Honeywell Strobonar 770 Questions

Discussion in 'Lighting Equipment' started by henry_finley|1, Oct 20, 2021.

  1. What you have there is an old flashbulb firing reflector. It's nothing like an electronic flash and only uses a low voltage. The batteries commonly used were 15 or 22.5 volts and you'd have to lick one to even feel its voltage.
    The battery itself was a flat-pile design only capable of delivering a few milliamps. Therefore a capacitor was used to supply the higher current needed to ignite the flashbulb reliably.

    OTOH an electronic Xenon flash tube typically needs 350 volts to fire it. Much different and much more lethal!
  2. That would answer my question why the capacitor is easily accessible without regard to safety. I wasn't sure how high the voltage would have to be to fire a blue bulb, apparently it's not much. I have two of those folding fan type flashes, one is for a display Argus "Brick", and the other I don't even know how it came into my possession, possibly came with a job lot of bits. It was only out of curiosity that I opened them up to check out the type of battery and capacitor, and measure any power still in them, if any.
    rodeo_joe|1 likes this.
  3. It was fun to crack open a "small" AG1 flash bulb, then IGNITE the exposed filliment with a battery.
    I'm glad I did not do that with the larger flash bulbs. Yeah we did dumb thing back then.
  4. Sub-C cells have been around since at least the 1960's. In the 700 series, the NiCad batteries were sub-C cells. You could buy a replacement pack which fit into the pull-out tray, or you could buy sub-C's from a number of places, and solder them using existing tabs from the old cells, or make your own strips from thin sheet metal. When I couldn't find the complete battery packs I built my own. Honeywell listed them in their parts catalogues for years, until Rollei bought out Honeywell. I also used my 700's with a Quantum Turbo battery for years without a problem.
  5. Do you have/remember the Quantum power cable number?
    I have a couple idle 800s that I would like to be able to resurect.
  6. The cable is "CH".
    Gary Naka likes this.
  7. Hmmm. Why would they bother with Sub-Cs back then?
    In the 1960s and 70s an AA NiCd only had a maximum capacity of 500 mAH, and full C size NiCds about twice that capacity. With Sub-Cs having 3/4 the capacity of a C cell, their extra bulk would hardly warrant the meagre 250 mAH capacity increase.

    In my recollection, sub-Cs only became popular when power tools widely went cordless. Starting about the 1980s.

    The capacity ratios remain roughly the same today - based on volume - but with an AA NiMH cell now holding 2200 mAH or more, the Sub-C has a more useful 1100 mAH capacity increase.

    OTOH, most rechargeable D size cells these days simply contain a C cell in a larger casing - as evidenced by their capacity usually being limited to 4000 mAH.
  8. At the time, I wasn't very conversant on the different types of rechargeable battery cells. However, just from my experience, the Honeywell Strobonar form factor may have inhibited the use of "full-size" C cells. The battery tray was a tight fit, but overall, the Nicad cell was a quantum improvement over D-cell and 510v battery packs. I can remember seeing photographers using huge dry-cell packs, including the 510v types, who seemed to have permanent stoop shoulders from the weight.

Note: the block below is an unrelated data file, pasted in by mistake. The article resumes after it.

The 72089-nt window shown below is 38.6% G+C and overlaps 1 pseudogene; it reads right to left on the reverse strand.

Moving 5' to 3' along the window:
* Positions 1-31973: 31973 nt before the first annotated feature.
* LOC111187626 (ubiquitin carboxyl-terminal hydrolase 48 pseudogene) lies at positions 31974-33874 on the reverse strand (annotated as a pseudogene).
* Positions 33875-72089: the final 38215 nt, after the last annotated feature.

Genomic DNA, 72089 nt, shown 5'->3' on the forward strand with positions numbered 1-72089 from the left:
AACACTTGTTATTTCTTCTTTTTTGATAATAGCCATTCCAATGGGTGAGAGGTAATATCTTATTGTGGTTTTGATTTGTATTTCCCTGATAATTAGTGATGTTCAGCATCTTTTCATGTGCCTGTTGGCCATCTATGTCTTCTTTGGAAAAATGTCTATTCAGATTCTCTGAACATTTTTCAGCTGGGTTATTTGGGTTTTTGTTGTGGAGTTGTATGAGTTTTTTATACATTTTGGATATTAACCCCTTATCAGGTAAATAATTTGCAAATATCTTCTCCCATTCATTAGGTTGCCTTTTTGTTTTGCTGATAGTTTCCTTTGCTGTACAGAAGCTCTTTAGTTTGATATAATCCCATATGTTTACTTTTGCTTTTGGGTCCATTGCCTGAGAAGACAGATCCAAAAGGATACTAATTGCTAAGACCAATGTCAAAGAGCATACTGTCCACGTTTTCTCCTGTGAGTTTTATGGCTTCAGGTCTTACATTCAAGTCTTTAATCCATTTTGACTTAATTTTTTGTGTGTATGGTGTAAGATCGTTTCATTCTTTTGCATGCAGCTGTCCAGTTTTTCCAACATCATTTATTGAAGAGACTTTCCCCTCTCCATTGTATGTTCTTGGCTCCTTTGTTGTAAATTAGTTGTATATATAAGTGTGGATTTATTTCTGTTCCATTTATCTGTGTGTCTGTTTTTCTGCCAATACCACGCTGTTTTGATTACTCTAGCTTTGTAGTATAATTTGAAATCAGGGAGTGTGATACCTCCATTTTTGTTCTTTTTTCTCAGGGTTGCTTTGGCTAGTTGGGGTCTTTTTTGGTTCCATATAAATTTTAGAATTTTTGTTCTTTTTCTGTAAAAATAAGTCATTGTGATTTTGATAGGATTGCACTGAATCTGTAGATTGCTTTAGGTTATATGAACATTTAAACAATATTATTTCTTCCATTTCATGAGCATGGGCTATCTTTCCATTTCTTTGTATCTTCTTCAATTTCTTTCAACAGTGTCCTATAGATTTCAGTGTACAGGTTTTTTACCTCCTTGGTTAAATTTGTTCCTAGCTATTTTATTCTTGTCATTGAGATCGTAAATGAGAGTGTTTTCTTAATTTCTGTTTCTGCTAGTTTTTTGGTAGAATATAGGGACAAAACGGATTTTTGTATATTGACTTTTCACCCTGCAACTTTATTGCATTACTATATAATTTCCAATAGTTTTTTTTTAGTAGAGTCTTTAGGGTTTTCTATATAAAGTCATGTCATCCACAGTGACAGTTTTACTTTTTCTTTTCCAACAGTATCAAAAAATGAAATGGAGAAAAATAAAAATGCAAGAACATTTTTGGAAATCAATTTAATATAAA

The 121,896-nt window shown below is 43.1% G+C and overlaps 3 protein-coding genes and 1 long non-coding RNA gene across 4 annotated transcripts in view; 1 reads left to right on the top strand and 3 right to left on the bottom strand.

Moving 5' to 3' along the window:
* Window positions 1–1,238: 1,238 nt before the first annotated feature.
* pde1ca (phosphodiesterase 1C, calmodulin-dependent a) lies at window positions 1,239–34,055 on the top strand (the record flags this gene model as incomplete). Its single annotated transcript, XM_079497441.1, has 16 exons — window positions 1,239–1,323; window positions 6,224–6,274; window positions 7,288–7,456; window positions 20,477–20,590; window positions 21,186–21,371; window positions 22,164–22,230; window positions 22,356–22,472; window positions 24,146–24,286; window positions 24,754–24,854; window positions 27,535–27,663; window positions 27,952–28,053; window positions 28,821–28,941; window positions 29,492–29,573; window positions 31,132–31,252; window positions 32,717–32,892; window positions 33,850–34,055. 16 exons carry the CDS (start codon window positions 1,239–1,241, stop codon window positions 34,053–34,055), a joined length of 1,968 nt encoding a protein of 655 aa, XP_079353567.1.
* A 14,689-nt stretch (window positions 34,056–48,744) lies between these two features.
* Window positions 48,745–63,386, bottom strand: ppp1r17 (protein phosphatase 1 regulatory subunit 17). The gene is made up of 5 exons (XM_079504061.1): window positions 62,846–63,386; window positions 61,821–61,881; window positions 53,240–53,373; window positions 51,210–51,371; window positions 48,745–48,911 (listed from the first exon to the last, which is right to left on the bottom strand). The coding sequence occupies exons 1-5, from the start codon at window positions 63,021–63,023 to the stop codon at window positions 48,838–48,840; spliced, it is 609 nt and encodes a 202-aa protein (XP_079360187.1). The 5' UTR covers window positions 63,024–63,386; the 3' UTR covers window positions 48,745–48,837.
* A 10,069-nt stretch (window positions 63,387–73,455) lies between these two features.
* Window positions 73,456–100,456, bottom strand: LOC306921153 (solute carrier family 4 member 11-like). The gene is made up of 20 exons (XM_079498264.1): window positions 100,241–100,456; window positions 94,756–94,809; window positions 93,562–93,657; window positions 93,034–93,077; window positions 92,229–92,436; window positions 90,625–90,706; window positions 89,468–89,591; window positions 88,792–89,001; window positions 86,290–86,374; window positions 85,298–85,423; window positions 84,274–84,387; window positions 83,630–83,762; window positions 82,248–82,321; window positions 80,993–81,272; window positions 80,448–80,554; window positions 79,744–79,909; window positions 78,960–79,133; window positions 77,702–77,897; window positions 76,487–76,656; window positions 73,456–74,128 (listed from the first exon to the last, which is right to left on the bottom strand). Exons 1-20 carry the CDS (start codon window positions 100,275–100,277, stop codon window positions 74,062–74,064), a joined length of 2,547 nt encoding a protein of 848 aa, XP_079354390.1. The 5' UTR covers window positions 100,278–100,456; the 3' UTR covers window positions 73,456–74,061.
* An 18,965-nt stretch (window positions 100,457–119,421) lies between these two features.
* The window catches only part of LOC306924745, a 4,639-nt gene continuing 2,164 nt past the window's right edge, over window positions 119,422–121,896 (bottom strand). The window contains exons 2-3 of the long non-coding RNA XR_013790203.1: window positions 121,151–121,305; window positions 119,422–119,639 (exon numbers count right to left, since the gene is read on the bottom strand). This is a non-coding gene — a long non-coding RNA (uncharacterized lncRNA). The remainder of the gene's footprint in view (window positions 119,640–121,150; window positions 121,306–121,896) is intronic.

My dad was a journeyman electrician, and he always advised me to completely drain the Nicad cells to help with recharging. And I can remember the first Skil rechargeable drill I owned, and taping down the trigger to ensure the complete discharge of the Nicads whenever I finished using it.
  9. The benefit of the 510v HV pack was the FAST recycle time.
    I got the Strobonar 800 specifically for that reason. It essentially was instant, as fast as I could crank the film advance lever.
    Yes the battery pack is a hassle to deal with, but the FAST recycle times was worth the hassle. The Honeywell single 510v battery packs were not near as heavy as some of the others which were HEAVY. I think those had the capacitors and electronics in the pack.

    Even today, I use a HV pack on my flashes. FAST recycle time is like drugs, once you get used to it, you can't live without it.

    The other benefit of the HV pack was it removed the batteries and step up circuits from the flash. This made the 800 a rather light and comparatively easy to use flash (vs. something like a Sunpak which is HEAVY).
  10. Actually the OP hasn't mentioned anything about the physical size of the old cells in his 770. There is a difference of 3mm in both diam and length between C and Sub C. Is anyone sure yet which batteries are the right ones ?
  11. Honeywell recommended the Sub-C cells for replacements. Just for giggles and grins, when I replaced my first set of cells, I did measure against standard C cells, and the sub-C's are smaller. When I could find them, I'd buy a complete battery tray replacement which contained the cells already installed.

    If you tried to fit standard C cells in the tray, it would bulge front-to-back and the batteries would not properly seat in the slots.

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